By Troy Stangarone
In his remarks before Congress, President Lee Myung-bak pledged to help Libya through its transition saying “We will take part in the international effort in bringing democracy to Libya and rebuilding its shattered economy.” While Korea’s efforts in helping Libya are laudable, Korea may also be in a position to help utilize lessons from its own development to help with the transition in the Middle East.
In the aftermath of the Korean War, Korea had very little industry or resources with which to develop its economy. However, over the last sixty years Korea has gained a wealth of experience as it successfully made the transition from developing to developed economy. Since 2004, Korea has sought to share that knowledge with other developing countries, and to that end the Korean government has supported the Korea Knowledge Sharing Program. As of 2010, the program has been involved in research and consultations with approximately 20 countries and 200 topics and counts among its successes the Kuwait Five-Year Economic Development Plan, the establishment of the Vietnam Development Bank, and the Navoi Free Economic Zone of Uzbekistan.
Beyond its own efforts, Korea sought to place the issue of development on the agenda at the Seoul G-20 Summit as it worked to become the ‘bridge’ between the developed and developing world. While not what was envisioned at the time, marrying Korea’s efforts through its Knowledge Sharing Program with an augmented version of the G-20 development agenda agreed to in Seoul might be an ideal means to provide and coordinate technical economic assistance from Korea and other G-20 nations. Critically, the G-20 agenda also includes a knowledge sharing component. Since the G-20 includes both advanced and developing nations, it may be viewed in a positive light in the region and have more practical experience to draw on.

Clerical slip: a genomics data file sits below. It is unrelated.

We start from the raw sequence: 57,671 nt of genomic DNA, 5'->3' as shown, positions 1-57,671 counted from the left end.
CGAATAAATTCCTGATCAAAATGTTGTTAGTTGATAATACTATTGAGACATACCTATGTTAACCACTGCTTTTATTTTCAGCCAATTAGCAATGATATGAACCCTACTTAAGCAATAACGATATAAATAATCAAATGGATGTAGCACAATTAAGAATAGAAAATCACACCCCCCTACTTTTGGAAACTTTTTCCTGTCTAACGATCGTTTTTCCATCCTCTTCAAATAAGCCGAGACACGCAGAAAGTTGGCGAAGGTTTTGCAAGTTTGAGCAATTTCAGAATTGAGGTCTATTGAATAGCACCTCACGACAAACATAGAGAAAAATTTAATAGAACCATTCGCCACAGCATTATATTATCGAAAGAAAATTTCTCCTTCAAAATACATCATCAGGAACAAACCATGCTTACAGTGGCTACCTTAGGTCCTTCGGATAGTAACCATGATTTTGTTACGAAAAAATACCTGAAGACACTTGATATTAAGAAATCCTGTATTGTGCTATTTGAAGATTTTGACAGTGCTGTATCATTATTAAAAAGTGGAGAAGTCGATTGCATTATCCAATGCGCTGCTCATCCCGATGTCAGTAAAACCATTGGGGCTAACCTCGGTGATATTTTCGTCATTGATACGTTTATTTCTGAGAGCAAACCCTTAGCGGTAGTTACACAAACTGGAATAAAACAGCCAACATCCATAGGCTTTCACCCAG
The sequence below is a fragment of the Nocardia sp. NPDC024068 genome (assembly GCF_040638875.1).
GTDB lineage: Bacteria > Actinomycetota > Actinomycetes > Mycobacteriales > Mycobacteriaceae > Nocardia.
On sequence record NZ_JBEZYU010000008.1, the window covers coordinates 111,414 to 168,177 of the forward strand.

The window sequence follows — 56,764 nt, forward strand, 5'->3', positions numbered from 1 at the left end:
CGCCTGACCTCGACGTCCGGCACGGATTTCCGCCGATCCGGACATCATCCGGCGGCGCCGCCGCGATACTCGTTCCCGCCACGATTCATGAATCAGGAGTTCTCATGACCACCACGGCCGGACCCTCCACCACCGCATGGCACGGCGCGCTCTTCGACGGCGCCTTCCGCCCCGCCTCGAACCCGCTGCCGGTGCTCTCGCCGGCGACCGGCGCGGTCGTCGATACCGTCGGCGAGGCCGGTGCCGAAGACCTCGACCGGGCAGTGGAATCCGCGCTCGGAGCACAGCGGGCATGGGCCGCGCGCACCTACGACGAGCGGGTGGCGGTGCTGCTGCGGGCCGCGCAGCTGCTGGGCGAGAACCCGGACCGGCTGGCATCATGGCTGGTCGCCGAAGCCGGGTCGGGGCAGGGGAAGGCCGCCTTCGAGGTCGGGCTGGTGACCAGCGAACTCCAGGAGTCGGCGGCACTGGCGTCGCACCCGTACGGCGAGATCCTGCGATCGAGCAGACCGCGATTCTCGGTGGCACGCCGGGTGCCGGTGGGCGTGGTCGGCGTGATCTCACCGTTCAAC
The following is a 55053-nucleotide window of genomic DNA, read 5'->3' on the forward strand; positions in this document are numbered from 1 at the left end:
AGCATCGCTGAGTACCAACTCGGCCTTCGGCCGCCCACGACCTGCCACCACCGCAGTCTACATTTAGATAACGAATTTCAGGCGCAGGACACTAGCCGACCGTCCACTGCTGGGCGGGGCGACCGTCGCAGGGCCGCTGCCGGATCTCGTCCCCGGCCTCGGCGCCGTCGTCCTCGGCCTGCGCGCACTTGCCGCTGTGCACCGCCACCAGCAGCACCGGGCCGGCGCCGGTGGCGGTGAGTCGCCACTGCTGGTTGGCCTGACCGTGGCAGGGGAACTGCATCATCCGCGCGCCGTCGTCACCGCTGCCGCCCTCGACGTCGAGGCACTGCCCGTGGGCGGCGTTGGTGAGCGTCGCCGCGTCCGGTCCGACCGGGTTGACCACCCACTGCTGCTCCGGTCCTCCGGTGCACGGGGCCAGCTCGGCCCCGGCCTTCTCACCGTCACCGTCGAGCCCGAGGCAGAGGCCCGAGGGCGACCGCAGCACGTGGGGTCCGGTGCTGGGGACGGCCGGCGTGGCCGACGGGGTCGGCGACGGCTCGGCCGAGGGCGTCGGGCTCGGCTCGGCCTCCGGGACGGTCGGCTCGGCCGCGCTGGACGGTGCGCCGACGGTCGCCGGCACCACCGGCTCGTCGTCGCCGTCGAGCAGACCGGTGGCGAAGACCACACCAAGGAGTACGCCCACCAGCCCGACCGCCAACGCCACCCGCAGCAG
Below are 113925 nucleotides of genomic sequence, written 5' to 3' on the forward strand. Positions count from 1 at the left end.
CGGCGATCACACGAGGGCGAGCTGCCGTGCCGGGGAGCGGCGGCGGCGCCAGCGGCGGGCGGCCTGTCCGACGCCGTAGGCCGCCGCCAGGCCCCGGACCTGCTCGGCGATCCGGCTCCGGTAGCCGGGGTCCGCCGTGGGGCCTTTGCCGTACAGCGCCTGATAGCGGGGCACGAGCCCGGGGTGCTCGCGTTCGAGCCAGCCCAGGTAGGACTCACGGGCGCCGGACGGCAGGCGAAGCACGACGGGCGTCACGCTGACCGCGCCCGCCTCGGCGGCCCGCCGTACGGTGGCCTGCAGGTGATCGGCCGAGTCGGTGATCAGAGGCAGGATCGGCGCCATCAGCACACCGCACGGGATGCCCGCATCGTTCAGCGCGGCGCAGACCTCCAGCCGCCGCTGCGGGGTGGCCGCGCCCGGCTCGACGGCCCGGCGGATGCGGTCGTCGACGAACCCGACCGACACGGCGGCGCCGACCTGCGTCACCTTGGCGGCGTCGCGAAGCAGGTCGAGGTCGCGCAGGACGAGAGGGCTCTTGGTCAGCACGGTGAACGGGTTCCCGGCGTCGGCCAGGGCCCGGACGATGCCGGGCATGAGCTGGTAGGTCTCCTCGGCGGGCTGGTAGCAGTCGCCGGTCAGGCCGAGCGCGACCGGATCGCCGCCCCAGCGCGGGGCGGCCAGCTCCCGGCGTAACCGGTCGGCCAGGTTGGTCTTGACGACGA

At the same time, much like Egypt, Tunisia, and Libya, Korea has experienced a transition from dictatorship to democracy. Each of these nations would benefit from technical assistance with the transition to democracy as they build democratic institutions and organize free elections. This may especially be the case in Egypt where concerns over backsliding by the military in the transition to democracy have already begun. Korea could share its lessons from this difficult process as well.
A successful transition and stability in the Middle East matters for Korea as well. Many of these markets had seen significant increases in exports from Korea over the last decade before the Arab Spring took hold. Taken as a whole, the Middle East and North Africa now imports roughly two-thirds of what the United States imports from Korea. The region is also a key source of energy for the Korean economy. Korea currently imports nearly three quarters of its oil from the Middle East, as well as a significant portion of its natural gas.
The transitions in the Middle East have created a great deal of uncertainty in the region over the last year. However, they also represent a challenge for the international community that seems to be ideally suited for Korea’s participation as it seeks to become more of a global player and to share its experiences with other developing countries.
Troy Stangarone is the Senior Director for Congressional Affairs and Trade for the Korea Economic Institute. The views represented here are his own.
Photo by mbaudier, Flickr Creative Commons